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© Research
Publication : Microbes and infection / Institut Pasteur

Interaction of pathogenic bacteria with rabbit appendix M cells: bacterial motility is a key feature in vivo

Scientific Fields
Diseases
Organisms
Applications
Technique

Published in Microbes and infection / Institut Pasteur - 01 May 2004

Marchetti M, Sirard JC, Sansonetti P, Pringault E, Kernéis S

Link to Pubmed [PMID] – 15158184

Microbes Infect. 2004 May;6(6):521-8

Rabbit appendix consists mainly of lymphoid follicles (LF) covered by M cells, the specialized antigen-sampling cells of the mucosal immune system, and surrounded by glandular epithelium. Until now, these M cells have been characterized morphologically and histologically by using cellular markers. Here, the adhesion and transport of pathogenic bacteria were investigated to assess the function of M cells of the appendix. We used the enteroinvasive motile Salmonella typhimurium and the rabbit enteropathogenic non-motile Escherichia coli RDEC-1, which are known to target specifically rabbit M cells of Peyer’s patches (PPs). We found that S. typhimurium efficiently attached and was transported through appendix M cells in vivo. In contrast to S. typhimurium, RDEC-1 targeted M cells only ex vivo, when bacteria were allowed to have direct contact with the surface of the follicle. The difference in interaction of the two bacteria with appendix M cells led us to investigate whether this could be correlated with the lack of motility of RDEC-1. We used an aflagellate mutant of S. typhimurium and found that it had the same infection phenotype as RDEC-1. Gene complementation restored the efficiency of infection to that of S. typhimurium wild-type strain. In conclusion, we show that M cells of the appendix display features of the canonical M cells of PP, since they efficiently sample luminal pathogenic bacteria. However, due to the morphology of the appendix, motile bacteria appear to be more potent in their interactions with appendix M cells.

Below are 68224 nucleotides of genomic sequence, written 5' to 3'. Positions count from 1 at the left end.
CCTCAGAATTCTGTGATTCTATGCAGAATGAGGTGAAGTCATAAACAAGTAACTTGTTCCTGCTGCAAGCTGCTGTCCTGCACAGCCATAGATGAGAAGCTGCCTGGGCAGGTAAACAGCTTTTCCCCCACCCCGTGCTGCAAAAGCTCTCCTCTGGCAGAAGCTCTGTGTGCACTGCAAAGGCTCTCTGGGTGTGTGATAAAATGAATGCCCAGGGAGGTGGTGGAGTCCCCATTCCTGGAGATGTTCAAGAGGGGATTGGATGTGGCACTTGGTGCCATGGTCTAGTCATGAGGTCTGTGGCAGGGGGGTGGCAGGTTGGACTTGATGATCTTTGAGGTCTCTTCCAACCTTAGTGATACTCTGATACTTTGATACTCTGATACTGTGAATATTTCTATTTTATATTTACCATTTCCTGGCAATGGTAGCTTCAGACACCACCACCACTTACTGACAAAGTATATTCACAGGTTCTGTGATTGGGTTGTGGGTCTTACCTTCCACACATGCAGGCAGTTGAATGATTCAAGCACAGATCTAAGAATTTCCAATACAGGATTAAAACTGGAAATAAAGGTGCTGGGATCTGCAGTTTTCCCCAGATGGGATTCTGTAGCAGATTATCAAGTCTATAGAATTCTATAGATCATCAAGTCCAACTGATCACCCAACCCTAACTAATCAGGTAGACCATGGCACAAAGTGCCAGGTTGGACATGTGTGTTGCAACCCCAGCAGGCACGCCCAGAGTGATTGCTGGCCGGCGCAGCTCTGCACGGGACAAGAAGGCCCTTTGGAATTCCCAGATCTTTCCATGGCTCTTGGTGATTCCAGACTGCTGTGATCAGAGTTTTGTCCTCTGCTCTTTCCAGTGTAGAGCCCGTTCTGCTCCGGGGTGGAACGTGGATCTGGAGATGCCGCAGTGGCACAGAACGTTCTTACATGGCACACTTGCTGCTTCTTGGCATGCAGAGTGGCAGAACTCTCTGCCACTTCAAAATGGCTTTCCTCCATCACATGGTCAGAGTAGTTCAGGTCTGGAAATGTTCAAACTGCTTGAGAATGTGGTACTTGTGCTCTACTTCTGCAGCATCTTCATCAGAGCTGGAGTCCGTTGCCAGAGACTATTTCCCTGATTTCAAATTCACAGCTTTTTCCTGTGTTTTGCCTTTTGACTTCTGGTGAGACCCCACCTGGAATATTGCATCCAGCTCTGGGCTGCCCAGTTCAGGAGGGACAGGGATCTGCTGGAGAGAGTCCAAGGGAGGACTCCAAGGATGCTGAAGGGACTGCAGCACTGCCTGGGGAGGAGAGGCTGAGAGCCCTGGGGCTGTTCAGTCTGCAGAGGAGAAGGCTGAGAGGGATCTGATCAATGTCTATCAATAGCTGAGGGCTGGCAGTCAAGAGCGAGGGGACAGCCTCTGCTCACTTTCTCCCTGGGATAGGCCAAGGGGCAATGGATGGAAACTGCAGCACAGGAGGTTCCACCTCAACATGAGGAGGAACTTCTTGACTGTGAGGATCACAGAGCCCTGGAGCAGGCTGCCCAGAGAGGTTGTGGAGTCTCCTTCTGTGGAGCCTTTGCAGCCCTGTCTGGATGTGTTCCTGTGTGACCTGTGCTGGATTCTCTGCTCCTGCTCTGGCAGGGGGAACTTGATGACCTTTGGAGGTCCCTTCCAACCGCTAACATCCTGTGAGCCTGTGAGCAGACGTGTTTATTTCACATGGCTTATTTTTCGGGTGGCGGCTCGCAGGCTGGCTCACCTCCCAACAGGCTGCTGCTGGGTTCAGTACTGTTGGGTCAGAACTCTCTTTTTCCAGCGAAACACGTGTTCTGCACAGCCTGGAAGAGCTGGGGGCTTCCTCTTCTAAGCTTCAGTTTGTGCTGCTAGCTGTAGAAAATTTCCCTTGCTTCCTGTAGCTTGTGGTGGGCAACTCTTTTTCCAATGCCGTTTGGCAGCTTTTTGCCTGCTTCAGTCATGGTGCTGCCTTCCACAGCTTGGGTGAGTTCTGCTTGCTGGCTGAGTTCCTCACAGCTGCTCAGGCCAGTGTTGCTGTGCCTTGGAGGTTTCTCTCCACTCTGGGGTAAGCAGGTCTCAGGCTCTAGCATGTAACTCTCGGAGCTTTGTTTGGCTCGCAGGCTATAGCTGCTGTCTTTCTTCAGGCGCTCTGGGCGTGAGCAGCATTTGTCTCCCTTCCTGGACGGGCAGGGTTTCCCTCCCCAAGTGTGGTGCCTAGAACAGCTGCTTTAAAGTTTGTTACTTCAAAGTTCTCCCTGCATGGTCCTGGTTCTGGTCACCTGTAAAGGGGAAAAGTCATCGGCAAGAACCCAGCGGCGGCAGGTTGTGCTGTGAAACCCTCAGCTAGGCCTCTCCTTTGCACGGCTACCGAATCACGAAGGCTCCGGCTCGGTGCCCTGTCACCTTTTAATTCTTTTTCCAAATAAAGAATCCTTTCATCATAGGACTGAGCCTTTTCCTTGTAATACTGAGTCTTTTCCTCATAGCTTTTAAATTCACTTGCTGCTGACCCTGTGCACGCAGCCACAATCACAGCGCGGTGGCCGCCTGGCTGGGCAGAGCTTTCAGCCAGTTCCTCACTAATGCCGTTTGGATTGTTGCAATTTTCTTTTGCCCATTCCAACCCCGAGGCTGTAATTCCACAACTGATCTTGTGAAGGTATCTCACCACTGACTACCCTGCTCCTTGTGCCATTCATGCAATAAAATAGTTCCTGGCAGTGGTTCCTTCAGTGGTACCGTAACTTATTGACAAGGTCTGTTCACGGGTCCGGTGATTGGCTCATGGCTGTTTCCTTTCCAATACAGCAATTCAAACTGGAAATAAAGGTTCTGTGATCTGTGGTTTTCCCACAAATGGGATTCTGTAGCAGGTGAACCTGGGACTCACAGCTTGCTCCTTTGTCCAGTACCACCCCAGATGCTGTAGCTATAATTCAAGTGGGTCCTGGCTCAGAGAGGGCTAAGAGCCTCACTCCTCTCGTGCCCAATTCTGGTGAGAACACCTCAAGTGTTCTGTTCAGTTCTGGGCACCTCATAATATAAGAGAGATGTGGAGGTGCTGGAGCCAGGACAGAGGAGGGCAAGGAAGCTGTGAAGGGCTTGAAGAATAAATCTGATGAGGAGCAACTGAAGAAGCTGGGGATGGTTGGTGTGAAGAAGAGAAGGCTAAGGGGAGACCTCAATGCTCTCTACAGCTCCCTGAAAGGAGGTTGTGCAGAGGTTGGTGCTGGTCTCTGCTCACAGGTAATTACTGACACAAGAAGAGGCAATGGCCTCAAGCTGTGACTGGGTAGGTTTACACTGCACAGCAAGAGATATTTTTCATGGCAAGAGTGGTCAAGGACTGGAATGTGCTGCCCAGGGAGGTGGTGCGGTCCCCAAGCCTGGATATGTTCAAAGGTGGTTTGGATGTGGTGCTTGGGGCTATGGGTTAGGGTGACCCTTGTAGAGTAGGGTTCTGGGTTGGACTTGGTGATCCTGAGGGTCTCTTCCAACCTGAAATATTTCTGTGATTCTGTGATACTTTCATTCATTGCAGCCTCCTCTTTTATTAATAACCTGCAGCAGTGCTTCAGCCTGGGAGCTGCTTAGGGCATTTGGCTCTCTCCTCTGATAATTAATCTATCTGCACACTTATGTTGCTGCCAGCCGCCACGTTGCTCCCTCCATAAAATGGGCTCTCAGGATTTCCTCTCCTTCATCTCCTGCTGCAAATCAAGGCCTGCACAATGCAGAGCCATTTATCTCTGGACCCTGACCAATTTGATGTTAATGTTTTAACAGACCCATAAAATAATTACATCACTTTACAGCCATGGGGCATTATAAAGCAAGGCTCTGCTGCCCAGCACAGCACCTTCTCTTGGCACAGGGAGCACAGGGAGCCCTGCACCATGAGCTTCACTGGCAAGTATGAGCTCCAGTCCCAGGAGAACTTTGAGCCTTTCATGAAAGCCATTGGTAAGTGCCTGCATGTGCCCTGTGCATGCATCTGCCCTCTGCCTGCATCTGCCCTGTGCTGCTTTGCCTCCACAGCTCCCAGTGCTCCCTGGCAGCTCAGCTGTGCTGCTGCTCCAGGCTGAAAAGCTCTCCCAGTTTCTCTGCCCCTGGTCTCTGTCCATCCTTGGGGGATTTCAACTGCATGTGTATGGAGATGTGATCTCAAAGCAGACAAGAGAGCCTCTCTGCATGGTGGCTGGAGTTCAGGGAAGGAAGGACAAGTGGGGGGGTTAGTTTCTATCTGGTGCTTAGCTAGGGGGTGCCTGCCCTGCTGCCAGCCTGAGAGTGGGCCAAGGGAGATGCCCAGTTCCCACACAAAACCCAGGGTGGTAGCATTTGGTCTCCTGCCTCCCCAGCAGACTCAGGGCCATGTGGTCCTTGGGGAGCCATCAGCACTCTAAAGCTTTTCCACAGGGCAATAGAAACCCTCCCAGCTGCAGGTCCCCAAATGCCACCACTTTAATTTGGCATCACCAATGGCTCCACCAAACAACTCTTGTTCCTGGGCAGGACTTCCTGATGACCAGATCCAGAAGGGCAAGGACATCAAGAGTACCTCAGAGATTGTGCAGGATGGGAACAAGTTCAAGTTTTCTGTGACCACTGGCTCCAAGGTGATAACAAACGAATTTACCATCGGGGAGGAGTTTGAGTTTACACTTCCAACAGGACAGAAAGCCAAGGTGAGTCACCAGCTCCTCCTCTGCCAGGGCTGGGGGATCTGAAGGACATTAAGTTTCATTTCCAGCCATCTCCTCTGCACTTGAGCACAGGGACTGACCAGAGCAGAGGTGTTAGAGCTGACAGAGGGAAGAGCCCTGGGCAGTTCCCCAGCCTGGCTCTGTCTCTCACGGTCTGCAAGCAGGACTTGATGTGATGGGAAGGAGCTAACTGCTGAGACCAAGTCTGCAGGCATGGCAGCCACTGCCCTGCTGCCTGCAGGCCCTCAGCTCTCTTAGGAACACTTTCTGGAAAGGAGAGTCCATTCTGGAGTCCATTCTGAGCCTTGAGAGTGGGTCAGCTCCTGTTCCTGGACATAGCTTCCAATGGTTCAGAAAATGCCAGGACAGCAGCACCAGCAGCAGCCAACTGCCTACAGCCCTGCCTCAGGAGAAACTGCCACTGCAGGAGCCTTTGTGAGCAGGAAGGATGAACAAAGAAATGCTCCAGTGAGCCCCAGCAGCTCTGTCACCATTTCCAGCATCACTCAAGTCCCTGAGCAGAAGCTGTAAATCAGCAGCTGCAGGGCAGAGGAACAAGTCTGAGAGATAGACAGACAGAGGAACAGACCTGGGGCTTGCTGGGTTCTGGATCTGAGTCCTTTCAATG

http://www.ncbi.nlm.nih.gov/pubmed/15158184